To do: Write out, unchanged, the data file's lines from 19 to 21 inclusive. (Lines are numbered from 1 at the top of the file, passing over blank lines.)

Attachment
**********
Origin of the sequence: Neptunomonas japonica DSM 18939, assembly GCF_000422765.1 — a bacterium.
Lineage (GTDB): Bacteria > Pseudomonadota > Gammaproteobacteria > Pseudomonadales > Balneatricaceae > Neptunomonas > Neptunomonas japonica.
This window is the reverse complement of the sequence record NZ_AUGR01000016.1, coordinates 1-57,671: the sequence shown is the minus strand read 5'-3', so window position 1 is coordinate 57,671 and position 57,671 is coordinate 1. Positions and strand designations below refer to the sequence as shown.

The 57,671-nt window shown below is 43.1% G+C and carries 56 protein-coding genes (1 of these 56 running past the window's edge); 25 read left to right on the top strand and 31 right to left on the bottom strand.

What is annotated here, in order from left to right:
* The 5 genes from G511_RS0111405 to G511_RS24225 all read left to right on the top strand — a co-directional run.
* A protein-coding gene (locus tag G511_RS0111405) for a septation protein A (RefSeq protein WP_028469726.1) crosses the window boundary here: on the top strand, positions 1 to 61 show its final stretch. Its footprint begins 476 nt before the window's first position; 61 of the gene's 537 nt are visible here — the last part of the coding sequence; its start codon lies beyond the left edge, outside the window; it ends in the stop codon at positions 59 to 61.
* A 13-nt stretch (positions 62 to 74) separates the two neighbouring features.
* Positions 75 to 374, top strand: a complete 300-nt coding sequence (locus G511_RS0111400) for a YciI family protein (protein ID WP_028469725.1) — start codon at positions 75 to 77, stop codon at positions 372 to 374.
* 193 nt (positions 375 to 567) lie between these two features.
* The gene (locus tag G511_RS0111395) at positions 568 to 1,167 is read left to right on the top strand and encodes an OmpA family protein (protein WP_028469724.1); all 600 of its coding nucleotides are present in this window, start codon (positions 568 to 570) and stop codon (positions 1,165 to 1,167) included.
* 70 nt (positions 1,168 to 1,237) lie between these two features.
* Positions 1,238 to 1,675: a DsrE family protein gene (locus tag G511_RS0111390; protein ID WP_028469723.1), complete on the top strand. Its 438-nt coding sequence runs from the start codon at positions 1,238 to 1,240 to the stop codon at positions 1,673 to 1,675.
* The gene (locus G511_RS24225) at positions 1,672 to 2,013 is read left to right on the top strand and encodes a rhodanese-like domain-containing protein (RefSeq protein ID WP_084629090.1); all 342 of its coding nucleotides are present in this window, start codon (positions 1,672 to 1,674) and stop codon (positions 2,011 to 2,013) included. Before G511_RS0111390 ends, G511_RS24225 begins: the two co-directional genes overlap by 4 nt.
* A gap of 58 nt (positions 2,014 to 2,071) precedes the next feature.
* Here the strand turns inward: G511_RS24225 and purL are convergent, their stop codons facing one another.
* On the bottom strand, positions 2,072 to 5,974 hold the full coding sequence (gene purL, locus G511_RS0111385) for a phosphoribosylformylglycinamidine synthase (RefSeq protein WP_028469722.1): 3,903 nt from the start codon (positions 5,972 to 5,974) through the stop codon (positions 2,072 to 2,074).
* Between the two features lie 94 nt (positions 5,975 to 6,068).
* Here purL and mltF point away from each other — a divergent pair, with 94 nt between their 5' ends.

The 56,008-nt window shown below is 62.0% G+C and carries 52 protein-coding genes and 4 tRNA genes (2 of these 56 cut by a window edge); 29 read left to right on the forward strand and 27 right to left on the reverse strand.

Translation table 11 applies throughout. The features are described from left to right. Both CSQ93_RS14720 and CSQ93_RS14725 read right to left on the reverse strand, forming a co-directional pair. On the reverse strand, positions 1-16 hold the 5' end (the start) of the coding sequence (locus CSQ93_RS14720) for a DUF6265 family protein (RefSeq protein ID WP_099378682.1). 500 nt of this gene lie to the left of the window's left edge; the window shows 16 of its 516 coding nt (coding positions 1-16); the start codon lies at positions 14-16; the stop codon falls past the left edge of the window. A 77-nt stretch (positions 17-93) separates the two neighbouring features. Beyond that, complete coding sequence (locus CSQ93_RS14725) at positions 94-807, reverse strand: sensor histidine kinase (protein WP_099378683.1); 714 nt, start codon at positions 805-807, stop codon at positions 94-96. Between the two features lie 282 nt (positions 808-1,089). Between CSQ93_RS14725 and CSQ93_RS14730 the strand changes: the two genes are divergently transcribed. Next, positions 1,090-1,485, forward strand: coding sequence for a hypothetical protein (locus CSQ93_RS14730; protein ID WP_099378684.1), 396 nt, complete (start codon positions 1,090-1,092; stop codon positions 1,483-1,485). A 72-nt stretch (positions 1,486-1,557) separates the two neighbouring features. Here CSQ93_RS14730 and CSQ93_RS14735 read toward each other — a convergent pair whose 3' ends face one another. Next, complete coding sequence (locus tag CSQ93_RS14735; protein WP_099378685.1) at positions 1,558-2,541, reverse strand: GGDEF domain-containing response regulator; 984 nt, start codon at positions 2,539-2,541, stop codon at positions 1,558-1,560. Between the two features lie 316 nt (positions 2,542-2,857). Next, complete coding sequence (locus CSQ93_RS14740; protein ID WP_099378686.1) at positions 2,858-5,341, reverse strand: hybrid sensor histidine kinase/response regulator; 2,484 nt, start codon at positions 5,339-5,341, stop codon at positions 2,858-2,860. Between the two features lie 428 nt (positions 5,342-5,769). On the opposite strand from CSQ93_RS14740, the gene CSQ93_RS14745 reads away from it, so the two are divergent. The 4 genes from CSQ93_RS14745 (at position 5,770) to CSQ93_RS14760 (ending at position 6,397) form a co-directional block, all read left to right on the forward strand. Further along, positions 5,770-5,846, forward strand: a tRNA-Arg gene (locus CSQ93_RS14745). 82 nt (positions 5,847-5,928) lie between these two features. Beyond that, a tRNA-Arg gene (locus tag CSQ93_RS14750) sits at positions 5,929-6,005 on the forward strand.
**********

* Here purL and mltF point away from each other — a divergent pair, with 94 nt between their 5' ends.

The 56,008-nt window shown below is 62.0% G+C and carries 52 protein-coding genes and 4 tRNA genes (2 of these 56 cut by a window edge); 29 read left to right on the forward strand and 27 right to left on the reverse strand.

Translation table 11 applies throughout. The features are described from left to right. Both CSQ93_RS14720 and CSQ93_RS14725 read right to left on the reverse strand, forming a co-directional pair. On the reverse strand, positions 1-16 hold the 5' end (the start) of the coding sequence (locus CSQ93_RS14720) for a DUF6265 family protein (RefSeq protein ID WP_099378682.1). 500 nt of this gene lie to the left of the window's left edge; the window shows 16 of its 516 coding nt (coding positions 1-16); the start codon lies at positions 14-16; the stop codon falls past the left edge of the window. A 77-nt stretch (positions 17-93) separates the two neighbouring features. Beyond that, complete coding sequence (locus CSQ93_RS14725) at positions 94-807, reverse strand: sensor histidine kinase (protein WP_099378683.1); 714 nt, start codon at positions 805-807, stop codon at positions 94-96. Between the two features lie 282 nt (positions 808-1,089). Between CSQ93_RS14725 and CSQ93_RS14730 the strand changes: the two genes are divergently transcribed. Next, positions 1,090-1,485, forward strand: coding sequence for a hypothetical protein (locus CSQ93_RS14730; protein ID WP_099378684.1), 396 nt, complete (start codon positions 1,090-1,092; stop codon positions 1,483-1,485). A 72-nt stretch (positions 1,486-1,557) separates the two neighbouring features. Here CSQ93_RS14730 and CSQ93_RS14735 read toward each other — a convergent pair whose 3' ends face one another. Next, complete coding sequence (locus tag CSQ93_RS14735; protein WP_099378685.1) at positions 1,558-2,541, reverse strand: GGDEF domain-containing response regulator; 984 nt, start codon at positions 2,539-2,541, stop codon at positions 1,558-1,560. Between the two features lie 316 nt (positions 2,542-2,857). Next, complete coding sequence (locus CSQ93_RS14740; protein ID WP_099378686.1) at positions 2,858-5,341, reverse strand: hybrid sensor histidine kinase/response regulator; 2,484 nt, start codon at positions 5,339-5,341, stop codon at positions 2,858-2,860. Between the two features lie 428 nt (positions 5,342-5,769). On the opposite strand from CSQ93_RS14740, the gene CSQ93_RS14745 reads away from it, so the two are divergent. The 4 genes from CSQ93_RS14745 (at position 5,770) to CSQ93_RS14760 (ending at position 6,397) form a co-directional block, all read left to right on the forward strand. Further along, positions 5,770-5,846, forward strand: a tRNA-Arg gene (locus CSQ93_RS14745). 82 nt (positions 5,847-5,928) lie between these two features. Beyond that, a tRNA-Arg gene (locus tag CSQ93_RS14750) sits at positions 5,929-6,005 on the forward strand.